From Tankards scooped in Pearl – From tanks of shiny alcohol brewing

Inebriate of air – am I – Taking in the fresh air inside and feeling happy

And Debauchee of Dew – enjoying the beautiful dews on leaves and flowers

Reeling – thro’ endless summer days – walking around and enjoying the scenes of summer days 

From inns of molten Blue – under the clear blue skies

When “Landlords” turn the drunken Bee – Seasons change and the flowers don’t bloom, making the bees return. 

When Butterflies – renounce their “drams” – When butterflies go back home when there is no flower left for nectar. 

I shall but drink the more! – The poet will keep enjoying nature and its beauties. 

Till Seraphs swing their snowy Hats – The angels look over from the clouds (used to denote surprise

Leaning against the – Sun! – Out in the open enjoying nature even when the sun sets and comes to ground level.

Literary Devices in the Poem

As mentioned before, the poem is filled with metaphors. But that’s not the only literary device in the poem. Here are all the literary devices you can find in the poem “I Taste a Liquor Never Brewed”.

Alliteration: Alliteration has been used in lines five, six, and thirteen:

Inebriate of air – am I – 

And Debauchee of Dew – 

Till Seraphs swing their snowy Hats – 

Form: The poem is a ballad/lyrical poem

Personification: In this poem, seasons have been personified as “landlords”, along with bees and butterflies. 

Tone: The poem has a happy and uplifting tone, which enhances the message of the poem. 

Imagery: Imagery is heavily used in this poem. For example, “tankards scooped in pearl”, “inns of molten Blue”, and “Foxglove’s door” are all used to establish a scene in the readers’ minds.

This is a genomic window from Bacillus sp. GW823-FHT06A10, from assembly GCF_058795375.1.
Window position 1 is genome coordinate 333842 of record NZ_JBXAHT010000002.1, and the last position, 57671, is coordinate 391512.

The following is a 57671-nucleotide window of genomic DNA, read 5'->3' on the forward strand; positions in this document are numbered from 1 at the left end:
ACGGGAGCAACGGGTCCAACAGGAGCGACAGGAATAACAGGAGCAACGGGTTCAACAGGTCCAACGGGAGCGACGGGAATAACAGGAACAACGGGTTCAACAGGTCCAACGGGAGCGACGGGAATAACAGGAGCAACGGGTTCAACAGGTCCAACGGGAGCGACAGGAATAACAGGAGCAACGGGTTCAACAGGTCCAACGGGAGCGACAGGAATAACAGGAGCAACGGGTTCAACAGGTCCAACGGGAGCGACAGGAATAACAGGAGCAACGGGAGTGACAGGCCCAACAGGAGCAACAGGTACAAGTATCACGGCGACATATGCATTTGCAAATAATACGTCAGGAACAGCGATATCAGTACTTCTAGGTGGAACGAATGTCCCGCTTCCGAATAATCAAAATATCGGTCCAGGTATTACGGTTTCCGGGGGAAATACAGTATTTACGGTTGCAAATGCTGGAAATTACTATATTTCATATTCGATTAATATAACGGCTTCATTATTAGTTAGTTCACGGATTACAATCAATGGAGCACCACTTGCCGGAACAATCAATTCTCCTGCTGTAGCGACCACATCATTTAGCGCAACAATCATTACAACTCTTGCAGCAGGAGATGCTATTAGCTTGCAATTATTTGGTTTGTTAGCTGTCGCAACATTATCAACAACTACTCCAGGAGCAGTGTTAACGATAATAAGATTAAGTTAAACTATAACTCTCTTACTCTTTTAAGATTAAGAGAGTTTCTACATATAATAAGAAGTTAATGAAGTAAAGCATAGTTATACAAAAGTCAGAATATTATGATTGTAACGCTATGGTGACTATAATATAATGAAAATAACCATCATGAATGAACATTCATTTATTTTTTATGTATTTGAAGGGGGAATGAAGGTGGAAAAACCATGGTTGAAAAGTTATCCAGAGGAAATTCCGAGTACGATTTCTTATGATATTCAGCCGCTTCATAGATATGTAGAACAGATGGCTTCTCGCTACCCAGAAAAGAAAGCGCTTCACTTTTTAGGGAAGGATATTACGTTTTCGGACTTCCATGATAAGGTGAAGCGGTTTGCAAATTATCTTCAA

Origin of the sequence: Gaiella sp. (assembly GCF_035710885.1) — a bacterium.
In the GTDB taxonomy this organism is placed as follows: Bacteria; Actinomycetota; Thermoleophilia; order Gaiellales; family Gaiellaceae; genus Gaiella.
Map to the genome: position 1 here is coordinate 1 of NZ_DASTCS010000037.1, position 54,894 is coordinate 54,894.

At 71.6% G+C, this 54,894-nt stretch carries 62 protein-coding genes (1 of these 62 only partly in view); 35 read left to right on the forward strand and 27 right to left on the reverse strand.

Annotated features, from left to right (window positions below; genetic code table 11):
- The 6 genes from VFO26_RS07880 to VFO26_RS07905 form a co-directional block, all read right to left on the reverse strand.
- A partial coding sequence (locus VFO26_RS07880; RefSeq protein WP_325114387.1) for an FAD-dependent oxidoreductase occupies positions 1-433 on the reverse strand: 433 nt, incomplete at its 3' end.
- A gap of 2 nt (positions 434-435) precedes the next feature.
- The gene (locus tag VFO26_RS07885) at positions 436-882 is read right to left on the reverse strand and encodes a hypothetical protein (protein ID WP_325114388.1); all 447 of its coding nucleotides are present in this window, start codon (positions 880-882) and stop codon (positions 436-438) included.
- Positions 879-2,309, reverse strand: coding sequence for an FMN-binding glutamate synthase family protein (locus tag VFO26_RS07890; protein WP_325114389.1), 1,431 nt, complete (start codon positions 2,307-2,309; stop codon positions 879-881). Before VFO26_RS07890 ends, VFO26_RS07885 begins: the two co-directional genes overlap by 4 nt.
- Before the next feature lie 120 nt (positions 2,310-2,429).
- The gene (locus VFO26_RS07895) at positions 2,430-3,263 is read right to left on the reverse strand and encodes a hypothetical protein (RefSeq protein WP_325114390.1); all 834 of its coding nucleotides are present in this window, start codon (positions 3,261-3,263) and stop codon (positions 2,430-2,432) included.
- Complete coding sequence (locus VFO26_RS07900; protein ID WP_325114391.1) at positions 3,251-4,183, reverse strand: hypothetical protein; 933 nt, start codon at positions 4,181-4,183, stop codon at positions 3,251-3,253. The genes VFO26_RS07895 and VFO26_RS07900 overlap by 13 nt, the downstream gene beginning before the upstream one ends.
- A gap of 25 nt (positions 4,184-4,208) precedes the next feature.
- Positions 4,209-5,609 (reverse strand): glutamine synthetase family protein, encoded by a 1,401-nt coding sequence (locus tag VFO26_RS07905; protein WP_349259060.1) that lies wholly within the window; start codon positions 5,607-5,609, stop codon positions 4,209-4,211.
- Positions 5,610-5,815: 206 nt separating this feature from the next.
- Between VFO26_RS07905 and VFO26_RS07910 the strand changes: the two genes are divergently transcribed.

I taste a liquor never brewed by emily dickinson

About the Poem and the Poet

I Taste a Liquor Never Brewed was written by Emily Dickinson and was published in the Springfield Daily publication on May 4, 1861. The poem has gone through a change, with a few lines different from the ones published today. Here’s what the first published version looked like: 

I taste a liquor never brewed,

From tankards scooped in pearl;

Not all the vats upon the Rhine

Yield such an alcohol!

Inebriate of air am I,

And debauchee of dew,

Reeling, through endless summer days,

From inns of molten blue.

When landlords turn the drunken bee

Out of the foxglove’s door,

When butterflies renounce their drams,

I shall but drink the more!

Till seraphs swing their snowy hats,

And saints to windows run,

To see the little tippler

Leaning against the sun!

This poem is also referred to as the “May-Wine” since in a way it is a celebration of nature during early summers. This poem is very special because out of the nearly 1,800 poems that Dickinson has written, only 10 were published while she was alive, and this poem is one of them.